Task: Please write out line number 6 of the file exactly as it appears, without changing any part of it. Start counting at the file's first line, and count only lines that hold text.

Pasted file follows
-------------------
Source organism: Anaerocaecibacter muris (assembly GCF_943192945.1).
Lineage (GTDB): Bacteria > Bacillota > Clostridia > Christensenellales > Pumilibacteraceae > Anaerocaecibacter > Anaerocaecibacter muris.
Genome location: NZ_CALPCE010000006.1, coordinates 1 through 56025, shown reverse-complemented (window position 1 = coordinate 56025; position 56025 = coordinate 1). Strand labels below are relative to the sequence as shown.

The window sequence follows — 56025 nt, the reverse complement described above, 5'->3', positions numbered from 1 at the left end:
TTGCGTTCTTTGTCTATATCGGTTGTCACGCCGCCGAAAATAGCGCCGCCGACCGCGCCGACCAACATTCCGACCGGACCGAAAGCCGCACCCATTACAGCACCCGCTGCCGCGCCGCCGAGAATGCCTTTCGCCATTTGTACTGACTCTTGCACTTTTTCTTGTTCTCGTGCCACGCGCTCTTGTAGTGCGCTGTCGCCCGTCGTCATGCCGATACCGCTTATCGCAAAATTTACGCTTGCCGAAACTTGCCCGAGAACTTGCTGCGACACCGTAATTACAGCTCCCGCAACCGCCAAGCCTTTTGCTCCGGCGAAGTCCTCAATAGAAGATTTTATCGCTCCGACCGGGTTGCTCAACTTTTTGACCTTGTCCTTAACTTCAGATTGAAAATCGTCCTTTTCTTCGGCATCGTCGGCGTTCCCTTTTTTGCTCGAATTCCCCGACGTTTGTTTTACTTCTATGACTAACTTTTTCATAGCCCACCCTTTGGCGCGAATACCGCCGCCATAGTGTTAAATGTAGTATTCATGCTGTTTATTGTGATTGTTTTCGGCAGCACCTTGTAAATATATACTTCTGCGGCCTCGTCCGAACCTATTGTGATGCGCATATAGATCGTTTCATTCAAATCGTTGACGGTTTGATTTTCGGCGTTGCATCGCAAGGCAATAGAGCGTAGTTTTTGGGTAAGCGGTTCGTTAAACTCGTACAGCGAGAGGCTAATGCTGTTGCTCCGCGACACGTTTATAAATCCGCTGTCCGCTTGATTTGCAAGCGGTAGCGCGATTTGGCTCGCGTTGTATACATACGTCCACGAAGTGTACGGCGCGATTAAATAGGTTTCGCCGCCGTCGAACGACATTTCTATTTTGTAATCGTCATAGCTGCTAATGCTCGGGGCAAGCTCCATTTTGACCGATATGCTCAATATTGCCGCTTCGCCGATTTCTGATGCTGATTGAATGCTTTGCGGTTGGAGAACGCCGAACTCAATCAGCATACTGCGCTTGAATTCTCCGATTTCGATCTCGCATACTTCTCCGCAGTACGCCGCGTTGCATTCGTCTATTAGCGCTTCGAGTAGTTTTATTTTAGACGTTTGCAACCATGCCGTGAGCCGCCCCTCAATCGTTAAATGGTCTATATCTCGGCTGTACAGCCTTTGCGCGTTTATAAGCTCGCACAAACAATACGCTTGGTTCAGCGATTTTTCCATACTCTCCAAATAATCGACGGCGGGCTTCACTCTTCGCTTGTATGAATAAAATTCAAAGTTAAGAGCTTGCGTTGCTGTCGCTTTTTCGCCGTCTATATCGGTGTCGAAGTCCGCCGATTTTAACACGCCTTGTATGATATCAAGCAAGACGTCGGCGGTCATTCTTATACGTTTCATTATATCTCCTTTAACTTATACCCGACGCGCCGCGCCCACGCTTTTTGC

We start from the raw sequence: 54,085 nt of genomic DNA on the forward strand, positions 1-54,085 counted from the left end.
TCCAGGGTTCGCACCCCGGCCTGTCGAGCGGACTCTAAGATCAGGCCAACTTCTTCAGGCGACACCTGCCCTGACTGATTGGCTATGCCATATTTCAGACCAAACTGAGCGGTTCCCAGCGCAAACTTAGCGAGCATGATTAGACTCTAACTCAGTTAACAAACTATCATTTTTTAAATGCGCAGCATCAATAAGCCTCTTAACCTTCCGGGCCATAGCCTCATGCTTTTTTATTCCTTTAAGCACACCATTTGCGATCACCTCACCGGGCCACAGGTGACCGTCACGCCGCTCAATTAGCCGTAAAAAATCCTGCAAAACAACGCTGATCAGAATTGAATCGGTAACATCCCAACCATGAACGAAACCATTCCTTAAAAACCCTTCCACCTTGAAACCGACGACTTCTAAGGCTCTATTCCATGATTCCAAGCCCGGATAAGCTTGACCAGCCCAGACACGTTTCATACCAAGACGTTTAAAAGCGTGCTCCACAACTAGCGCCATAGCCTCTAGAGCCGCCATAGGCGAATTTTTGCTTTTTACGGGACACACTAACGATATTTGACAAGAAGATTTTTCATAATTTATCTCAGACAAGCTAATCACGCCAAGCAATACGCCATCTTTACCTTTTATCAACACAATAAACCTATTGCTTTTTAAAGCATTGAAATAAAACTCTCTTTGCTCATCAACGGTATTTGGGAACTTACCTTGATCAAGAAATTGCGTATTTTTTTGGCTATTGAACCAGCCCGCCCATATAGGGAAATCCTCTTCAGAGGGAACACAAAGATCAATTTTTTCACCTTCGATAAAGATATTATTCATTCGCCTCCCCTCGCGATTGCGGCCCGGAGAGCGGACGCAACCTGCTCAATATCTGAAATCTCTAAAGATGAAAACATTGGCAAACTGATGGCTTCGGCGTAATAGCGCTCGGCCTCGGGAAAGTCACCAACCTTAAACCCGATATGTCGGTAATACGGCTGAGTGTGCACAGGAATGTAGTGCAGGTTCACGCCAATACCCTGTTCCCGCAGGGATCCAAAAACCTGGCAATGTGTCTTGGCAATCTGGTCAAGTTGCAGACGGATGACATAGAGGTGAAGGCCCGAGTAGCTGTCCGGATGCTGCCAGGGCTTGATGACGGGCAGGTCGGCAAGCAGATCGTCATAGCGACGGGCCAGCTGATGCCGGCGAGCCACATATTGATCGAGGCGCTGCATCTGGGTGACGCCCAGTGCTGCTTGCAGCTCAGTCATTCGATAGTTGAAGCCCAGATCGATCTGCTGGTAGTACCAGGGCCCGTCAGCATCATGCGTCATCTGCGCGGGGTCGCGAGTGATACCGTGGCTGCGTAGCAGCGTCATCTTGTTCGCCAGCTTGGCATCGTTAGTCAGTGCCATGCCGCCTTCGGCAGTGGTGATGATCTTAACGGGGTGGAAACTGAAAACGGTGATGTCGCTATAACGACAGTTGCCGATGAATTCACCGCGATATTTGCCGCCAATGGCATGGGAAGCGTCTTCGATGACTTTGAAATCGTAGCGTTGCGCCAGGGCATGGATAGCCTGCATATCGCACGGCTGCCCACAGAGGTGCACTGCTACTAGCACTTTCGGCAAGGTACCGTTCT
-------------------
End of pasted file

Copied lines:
We start from the raw sequence: 54,085 nt of genomic DNA on the forward strand, positions 1-54,085 counted from the left end.